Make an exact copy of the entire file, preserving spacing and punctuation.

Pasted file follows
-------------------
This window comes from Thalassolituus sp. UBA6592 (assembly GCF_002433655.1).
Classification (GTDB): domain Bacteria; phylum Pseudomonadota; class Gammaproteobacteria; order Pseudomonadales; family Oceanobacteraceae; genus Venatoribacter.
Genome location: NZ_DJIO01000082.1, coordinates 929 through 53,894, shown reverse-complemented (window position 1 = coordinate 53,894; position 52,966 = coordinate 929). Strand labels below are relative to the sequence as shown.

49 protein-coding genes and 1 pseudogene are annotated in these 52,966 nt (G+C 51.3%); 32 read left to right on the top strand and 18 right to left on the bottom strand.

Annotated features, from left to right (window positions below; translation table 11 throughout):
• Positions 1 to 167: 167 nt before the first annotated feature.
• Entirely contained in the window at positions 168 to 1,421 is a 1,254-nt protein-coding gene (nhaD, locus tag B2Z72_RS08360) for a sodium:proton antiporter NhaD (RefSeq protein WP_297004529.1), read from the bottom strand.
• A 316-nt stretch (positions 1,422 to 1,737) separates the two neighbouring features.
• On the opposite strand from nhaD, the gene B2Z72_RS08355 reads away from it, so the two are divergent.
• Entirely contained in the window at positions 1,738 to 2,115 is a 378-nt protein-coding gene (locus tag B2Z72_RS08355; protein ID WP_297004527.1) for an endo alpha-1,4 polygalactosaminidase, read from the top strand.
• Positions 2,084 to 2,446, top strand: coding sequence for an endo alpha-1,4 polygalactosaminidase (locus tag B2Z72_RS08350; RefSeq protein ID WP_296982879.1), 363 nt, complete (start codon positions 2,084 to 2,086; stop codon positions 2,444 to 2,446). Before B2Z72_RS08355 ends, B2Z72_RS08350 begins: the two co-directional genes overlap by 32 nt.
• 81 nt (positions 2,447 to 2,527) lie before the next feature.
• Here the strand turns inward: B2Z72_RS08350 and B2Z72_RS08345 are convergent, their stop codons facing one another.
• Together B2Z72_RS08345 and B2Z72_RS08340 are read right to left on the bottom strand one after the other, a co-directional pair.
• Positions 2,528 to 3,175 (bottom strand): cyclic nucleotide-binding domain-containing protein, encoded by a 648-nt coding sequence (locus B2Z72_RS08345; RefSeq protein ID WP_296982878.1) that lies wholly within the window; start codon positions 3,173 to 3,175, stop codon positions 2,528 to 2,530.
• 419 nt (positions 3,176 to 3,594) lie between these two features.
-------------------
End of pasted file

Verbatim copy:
This window comes from Thalassolituus sp. UBA6592 (assembly GCF_002433655.1).
Classification (GTDB): domain Bacteria; phylum Pseudomonadota; class Gammaproteobacteria; order Pseudomonadales; family Oceanobacteraceae; genus Venatoribacter.
Genome location: NZ_DJIO01000082.1, coordinates 929 through 53,894, shown reverse-complemented (window position 1 = coordinate 53,894; position 52,966 = coordinate 929). Strand labels below are relative to the sequence as shown.

49 protein-coding genes and 1 pseudogene are annotated in these 52,966 nt (G+C 51.3%); 32 read left to right on the top strand and 18 right to left on the bottom strand.

Annotated features, from left to right (window positions below; translation table 11 throughout):
• Positions 1 to 167: 167 nt before the first annotated feature.
• Entirely contained in the window at positions 168 to 1,421 is a 1,254-nt protein-coding gene (nhaD, locus tag B2Z72_RS08360) for a sodium:proton antiporter NhaD (RefSeq protein WP_297004529.1), read from the bottom strand.
• A 316-nt stretch (positions 1,422 to 1,737) separates the two neighbouring features.
• On the opposite strand from nhaD, the gene B2Z72_RS08355 reads away from it, so the two are divergent.
• Entirely contained in the window at positions 1,738 to 2,115 is a 378-nt protein-coding gene (locus tag B2Z72_RS08355; protein ID WP_297004527.1) for an endo alpha-1,4 polygalactosaminidase, read from the top strand.
• Positions 2,084 to 2,446, top strand: coding sequence for an endo alpha-1,4 polygalactosaminidase (locus tag B2Z72_RS08350; RefSeq protein ID WP_296982879.1), 363 nt, complete (start codon positions 2,084 to 2,086; stop codon positions 2,444 to 2,446). Before B2Z72_RS08355 ends, B2Z72_RS08350 begins: the two co-directional genes overlap by 32 nt.
• 81 nt (positions 2,447 to 2,527) lie before the next feature.
• Here the strand turns inward: B2Z72_RS08350 and B2Z72_RS08345 are convergent, their stop codons facing one another.
• Together B2Z72_RS08345 and B2Z72_RS08340 are read right to left on the bottom strand one after the other, a co-directional pair.
• Positions 2,528 to 3,175 (bottom strand): cyclic nucleotide-binding domain-containing protein, encoded by a 648-nt coding sequence (locus B2Z72_RS08345; RefSeq protein ID WP_296982878.1) that lies wholly within the window; start codon positions 3,173 to 3,175, stop codon positions 2,528 to 2,530.
• 419 nt (positions 3,176 to 3,594) lie between these two features.